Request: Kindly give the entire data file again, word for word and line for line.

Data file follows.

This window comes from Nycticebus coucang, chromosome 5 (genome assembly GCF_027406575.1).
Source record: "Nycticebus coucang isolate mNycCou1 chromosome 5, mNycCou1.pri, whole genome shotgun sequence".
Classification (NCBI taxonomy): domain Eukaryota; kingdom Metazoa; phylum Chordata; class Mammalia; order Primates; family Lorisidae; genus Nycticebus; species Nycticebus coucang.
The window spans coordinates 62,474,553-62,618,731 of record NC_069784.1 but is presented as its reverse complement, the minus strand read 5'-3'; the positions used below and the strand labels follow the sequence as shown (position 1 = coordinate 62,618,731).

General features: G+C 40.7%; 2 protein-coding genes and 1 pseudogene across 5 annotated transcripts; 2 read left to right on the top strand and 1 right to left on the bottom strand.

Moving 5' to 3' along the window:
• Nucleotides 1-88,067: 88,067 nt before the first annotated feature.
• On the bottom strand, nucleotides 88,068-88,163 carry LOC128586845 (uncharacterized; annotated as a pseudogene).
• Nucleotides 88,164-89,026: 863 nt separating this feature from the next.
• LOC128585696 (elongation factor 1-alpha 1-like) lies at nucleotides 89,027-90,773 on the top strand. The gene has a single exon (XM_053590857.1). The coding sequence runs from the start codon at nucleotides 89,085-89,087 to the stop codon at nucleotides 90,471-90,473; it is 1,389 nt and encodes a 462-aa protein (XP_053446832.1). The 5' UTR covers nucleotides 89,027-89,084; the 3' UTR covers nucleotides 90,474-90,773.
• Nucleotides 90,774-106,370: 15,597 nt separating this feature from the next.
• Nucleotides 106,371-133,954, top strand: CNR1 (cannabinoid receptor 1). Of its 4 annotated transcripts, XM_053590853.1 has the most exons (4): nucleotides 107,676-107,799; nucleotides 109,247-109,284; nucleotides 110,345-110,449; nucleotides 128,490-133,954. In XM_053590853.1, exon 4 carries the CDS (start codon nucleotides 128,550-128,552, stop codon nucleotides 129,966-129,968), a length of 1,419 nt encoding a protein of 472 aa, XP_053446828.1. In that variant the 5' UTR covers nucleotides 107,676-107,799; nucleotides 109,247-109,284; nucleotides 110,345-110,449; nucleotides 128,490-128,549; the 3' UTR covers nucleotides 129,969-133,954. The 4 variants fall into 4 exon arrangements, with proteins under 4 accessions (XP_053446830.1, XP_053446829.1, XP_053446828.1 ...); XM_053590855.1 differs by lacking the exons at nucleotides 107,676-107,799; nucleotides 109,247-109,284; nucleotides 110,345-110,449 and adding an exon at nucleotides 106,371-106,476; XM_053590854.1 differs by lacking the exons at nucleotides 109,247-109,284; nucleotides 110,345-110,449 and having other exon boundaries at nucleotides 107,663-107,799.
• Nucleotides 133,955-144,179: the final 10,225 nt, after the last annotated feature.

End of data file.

This window comes from Nycticebus coucang, chromosome 5 (genome assembly GCF_027406575.1).
Source record: "Nycticebus coucang isolate mNycCou1 chromosome 5, mNycCou1.pri, whole genome shotgun sequence".
Classification (NCBI taxonomy): domain Eukaryota; kingdom Metazoa; phylum Chordata; class Mammalia; order Primates; family Lorisidae; genus Nycticebus; species Nycticebus coucang.
The window spans coordinates 62,474,553-62,618,731 of record NC_069784.1 but is presented as its reverse complement, the minus strand read 5'-3'; the positions used below and the strand labels follow the sequence as shown (position 1 = coordinate 62,618,731).

General features: G+C 40.7%; 2 protein-coding genes and 1 pseudogene across 5 annotated transcripts; 2 read left to right on the top strand and 1 right to left on the bottom strand.

Moving 5' to 3' along the window:
• Nucleotides 1-88,067: 88,067 nt before the first annotated feature.
• On the bottom strand, nucleotides 88,068-88,163 carry LOC128586845 (uncharacterized; annotated as a pseudogene).
• Nucleotides 88,164-89,026: 863 nt separating this feature from the next.
• LOC128585696 (elongation factor 1-alpha 1-like) lies at nucleotides 89,027-90,773 on the top strand. The gene has a single exon (XM_053590857.1). The coding sequence runs from the start codon at nucleotides 89,085-89,087 to the stop codon at nucleotides 90,471-90,473; it is 1,389 nt and encodes a 462-aa protein (XP_053446832.1). The 5' UTR covers nucleotides 89,027-89,084; the 3' UTR covers nucleotides 90,474-90,773.
• Nucleotides 90,774-106,370: 15,597 nt separating this feature from the next.
• Nucleotides 106,371-133,954, top strand: CNR1 (cannabinoid receptor 1). Of its 4 annotated transcripts, XM_053590853.1 has the most exons (4): nucleotides 107,676-107,799; nucleotides 109,247-109,284; nucleotides 110,345-110,449; nucleotides 128,490-133,954. In XM_053590853.1, exon 4 carries the CDS (start codon nucleotides 128,550-128,552, stop codon nucleotides 129,966-129,968), a length of 1,419 nt encoding a protein of 472 aa, XP_053446828.1. In that variant the 5' UTR covers nucleotides 107,676-107,799; nucleotides 109,247-109,284; nucleotides 110,345-110,449; nucleotides 128,490-128,549; the 3' UTR covers nucleotides 129,969-133,954. The 4 variants fall into 4 exon arrangements, with proteins under 4 accessions (XP_053446830.1, XP_053446829.1, XP_053446828.1 ...); XM_053590855.1 differs by lacking the exons at nucleotides 107,676-107,799; nucleotides 109,247-109,284; nucleotides 110,345-110,449 and adding an exon at nucleotides 106,371-106,476; XM_053590854.1 differs by lacking the exons at nucleotides 109,247-109,284; nucleotides 110,345-110,449 and having other exon boundaries at nucleotides 107,663-107,799.
• Nucleotides 133,955-144,179: the final 10,225 nt, after the last annotated feature.